Can I charge my clients the difference between my hourly rate and what insurance paid?

We've seen quite a few scenarios when it comes to charging clients out of pocket. One of the more confusing instances is when it comes to Balance Billing.

Balance Billing Basics

Balance Billing is the process of charging your clients the difference between your hourly rate and what insurance pays. This is tricky to get right and we do not recommend the practice of balance billing as it depends on the state you're in and the contract you signed with each insurance company.

On some insurance company EOBs, you'll see a statement similar to "the patient does not owe more than the insurance company pays". This means that once a payment has been paid to the provider, the patient owes no more than that amount and must not be charged any extra. Sometimes this will mean you'll have to reimburse the patient. Other companies do not take a stance on balance billing. Either way, the details will be in your contract.

Medicare

With Medicare, it is illegal to charge the patient any extra cost. The payment the insurance company pays you is the maximum rate you are allowed. 

In-network

The most important advice we can offer is to check your contracts! The best way to stay within the legal boundaries is to call the insurance company and check what their policy is or what your contract specifically states. If you are over-charging your patients, you could run into issues such as having your contract revoked or even having your claims audited and payments repossessed.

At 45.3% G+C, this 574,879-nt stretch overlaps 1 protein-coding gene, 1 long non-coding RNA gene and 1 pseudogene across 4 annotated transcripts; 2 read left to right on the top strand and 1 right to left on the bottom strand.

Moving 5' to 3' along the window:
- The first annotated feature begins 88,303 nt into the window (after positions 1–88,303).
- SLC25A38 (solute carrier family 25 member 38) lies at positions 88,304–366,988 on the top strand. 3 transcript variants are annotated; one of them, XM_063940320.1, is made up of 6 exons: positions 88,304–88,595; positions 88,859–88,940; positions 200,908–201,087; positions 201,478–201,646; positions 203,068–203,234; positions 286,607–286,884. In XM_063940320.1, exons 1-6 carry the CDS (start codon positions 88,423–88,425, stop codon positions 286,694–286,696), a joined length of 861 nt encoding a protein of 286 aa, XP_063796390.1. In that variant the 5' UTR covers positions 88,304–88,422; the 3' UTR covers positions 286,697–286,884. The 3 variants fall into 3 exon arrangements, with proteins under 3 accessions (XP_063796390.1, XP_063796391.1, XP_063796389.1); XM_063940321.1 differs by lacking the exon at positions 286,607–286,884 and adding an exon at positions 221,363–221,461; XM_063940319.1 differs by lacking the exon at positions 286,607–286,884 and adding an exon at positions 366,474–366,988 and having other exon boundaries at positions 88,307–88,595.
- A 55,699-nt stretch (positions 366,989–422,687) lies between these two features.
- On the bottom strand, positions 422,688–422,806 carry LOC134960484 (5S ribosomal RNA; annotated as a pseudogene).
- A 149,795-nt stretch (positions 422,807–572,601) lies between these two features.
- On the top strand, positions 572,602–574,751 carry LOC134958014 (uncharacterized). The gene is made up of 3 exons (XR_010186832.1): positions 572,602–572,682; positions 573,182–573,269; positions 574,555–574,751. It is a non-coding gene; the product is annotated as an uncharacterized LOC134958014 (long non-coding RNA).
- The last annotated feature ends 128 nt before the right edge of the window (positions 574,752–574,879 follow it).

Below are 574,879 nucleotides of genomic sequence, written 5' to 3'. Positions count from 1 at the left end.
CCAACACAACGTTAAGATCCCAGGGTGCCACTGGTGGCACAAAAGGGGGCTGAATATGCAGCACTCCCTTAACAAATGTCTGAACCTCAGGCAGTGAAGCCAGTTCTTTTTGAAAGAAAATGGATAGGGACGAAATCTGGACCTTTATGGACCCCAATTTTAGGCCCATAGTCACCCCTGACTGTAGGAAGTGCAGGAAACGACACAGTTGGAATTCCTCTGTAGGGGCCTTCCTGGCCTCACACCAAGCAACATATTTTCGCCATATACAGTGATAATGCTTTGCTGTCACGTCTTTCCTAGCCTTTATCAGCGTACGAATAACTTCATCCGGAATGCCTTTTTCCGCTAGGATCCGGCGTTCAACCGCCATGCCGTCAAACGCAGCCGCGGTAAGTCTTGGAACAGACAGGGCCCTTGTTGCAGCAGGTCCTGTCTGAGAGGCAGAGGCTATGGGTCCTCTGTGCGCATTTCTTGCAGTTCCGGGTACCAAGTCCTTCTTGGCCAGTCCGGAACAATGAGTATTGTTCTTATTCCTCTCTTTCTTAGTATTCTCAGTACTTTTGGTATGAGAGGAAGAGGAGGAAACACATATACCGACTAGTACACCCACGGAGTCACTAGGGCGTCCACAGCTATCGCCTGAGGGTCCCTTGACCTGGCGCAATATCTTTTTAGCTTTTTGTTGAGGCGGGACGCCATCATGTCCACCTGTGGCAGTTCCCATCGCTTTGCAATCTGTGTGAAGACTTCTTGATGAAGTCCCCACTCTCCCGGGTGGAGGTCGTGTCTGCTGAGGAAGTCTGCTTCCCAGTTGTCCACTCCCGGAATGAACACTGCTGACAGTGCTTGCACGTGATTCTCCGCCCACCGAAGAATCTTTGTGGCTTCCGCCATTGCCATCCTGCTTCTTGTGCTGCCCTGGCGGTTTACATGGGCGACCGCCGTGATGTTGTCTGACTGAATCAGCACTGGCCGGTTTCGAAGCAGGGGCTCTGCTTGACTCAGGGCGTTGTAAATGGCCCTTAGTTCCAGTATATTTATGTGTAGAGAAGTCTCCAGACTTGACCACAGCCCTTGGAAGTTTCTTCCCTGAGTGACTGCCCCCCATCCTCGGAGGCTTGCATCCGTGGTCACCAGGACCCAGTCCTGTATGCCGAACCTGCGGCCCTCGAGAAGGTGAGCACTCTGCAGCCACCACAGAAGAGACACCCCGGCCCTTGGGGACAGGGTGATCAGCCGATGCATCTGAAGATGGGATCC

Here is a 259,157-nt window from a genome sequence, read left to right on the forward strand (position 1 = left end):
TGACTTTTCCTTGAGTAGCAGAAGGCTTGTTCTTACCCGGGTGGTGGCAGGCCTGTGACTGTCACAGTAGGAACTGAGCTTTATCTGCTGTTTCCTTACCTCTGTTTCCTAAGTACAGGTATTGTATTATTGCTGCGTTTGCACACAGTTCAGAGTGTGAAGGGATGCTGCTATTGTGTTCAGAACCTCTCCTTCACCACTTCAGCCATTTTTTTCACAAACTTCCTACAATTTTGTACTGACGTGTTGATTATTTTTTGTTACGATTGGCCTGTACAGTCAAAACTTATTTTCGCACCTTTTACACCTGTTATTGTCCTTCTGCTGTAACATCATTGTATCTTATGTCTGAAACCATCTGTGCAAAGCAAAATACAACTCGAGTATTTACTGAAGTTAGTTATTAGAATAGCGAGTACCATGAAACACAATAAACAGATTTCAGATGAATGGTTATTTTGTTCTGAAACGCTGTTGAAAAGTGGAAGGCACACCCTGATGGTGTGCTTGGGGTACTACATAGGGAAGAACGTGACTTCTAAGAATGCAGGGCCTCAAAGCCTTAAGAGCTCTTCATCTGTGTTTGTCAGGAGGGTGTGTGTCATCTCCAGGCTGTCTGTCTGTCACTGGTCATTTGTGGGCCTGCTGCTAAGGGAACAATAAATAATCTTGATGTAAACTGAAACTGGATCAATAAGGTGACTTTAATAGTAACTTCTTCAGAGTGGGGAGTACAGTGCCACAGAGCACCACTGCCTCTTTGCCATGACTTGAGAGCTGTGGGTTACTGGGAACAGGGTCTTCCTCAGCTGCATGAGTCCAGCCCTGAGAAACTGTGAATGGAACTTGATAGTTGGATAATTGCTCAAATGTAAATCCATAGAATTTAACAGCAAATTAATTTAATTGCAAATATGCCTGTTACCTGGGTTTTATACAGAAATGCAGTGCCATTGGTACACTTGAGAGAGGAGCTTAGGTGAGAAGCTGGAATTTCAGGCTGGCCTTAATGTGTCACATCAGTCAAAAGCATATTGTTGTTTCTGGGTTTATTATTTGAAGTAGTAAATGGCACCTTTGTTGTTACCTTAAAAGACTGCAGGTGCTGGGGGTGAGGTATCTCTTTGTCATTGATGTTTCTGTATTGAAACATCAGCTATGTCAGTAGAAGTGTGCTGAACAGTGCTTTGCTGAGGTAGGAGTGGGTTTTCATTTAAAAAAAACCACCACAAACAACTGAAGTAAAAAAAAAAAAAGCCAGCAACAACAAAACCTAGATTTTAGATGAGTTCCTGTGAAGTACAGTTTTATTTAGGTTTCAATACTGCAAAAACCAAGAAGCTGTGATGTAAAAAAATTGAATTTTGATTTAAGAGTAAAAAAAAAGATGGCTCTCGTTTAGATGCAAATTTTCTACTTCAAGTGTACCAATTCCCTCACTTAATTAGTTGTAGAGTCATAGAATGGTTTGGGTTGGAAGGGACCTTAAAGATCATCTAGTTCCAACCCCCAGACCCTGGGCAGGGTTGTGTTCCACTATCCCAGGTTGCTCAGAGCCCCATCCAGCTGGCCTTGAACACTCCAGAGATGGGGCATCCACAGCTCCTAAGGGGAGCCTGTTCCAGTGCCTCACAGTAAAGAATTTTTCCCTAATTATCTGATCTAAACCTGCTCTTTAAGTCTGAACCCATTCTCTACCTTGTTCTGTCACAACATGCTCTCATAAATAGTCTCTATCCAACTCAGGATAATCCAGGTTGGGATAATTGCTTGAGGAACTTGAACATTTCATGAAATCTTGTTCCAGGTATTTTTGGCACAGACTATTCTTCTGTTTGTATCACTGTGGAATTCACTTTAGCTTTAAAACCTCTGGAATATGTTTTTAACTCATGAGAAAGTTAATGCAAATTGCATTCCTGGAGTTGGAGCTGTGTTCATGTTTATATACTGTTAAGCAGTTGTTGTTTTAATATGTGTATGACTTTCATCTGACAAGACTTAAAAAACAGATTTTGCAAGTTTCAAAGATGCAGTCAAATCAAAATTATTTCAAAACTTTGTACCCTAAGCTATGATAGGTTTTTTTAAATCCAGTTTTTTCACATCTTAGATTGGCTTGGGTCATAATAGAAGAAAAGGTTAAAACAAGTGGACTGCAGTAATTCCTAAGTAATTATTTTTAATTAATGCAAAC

Some insurance companies do allow balance billing in certain scenarios. For example, as per Anthem BCBS CA guidelines, you can balance bill if:

  • The member misses an appointment
  • The member owes a copayment amount
  • The member owes a co-insurance amount
  • The member owes a deductible amount
  • The service is not covered by the member’s plan
  • The provider does not participate in the Anthem provider network
  • Services are denied because they are seen as not medically necessary, or not referred and the member signed a waiver form BEFORE receiving the services.

Some examples of when balance billing is not allowed, as per Anthem BCBS CA guidelines:

  • The provider failed to comply with established policies/procedures such as completing an authorization or submitting claims within timely filing limits.
  • For any unpaid balance remaining when benefits coordinated between applicable health plans do not fully cover the charges.
  • If the copayment, coinsurance and/or deductible amount collected from the member at the time of service exceeds the actual member liability as shown on the remittance advice (RA), then the provider will be required to promptly refund to the member the amount overpaid.

Out-of-network

As an out-of-network provider, you're not restricted by a contractual obligation to not charge a patient more. The provider must have a written agreement before the services are performed saying the patient understands they are liable for any extra payments.

An insurance scenario

Your standard practice rate is $200, so you charge your patients upfront. You then file the claim to the insurance company. The claim pays at $150, in most cases, you must reimburse the patient the $50 that was overcharged. The $150 represents the agreed amount in your contract with the insurance company. 

Here is a good example we like to reference from Anthem BCBS, which explains their policy on billing patients. Every insurance company is different, so we recommend going onto their respective websites or calling them directly to learn more about their policies under your contract.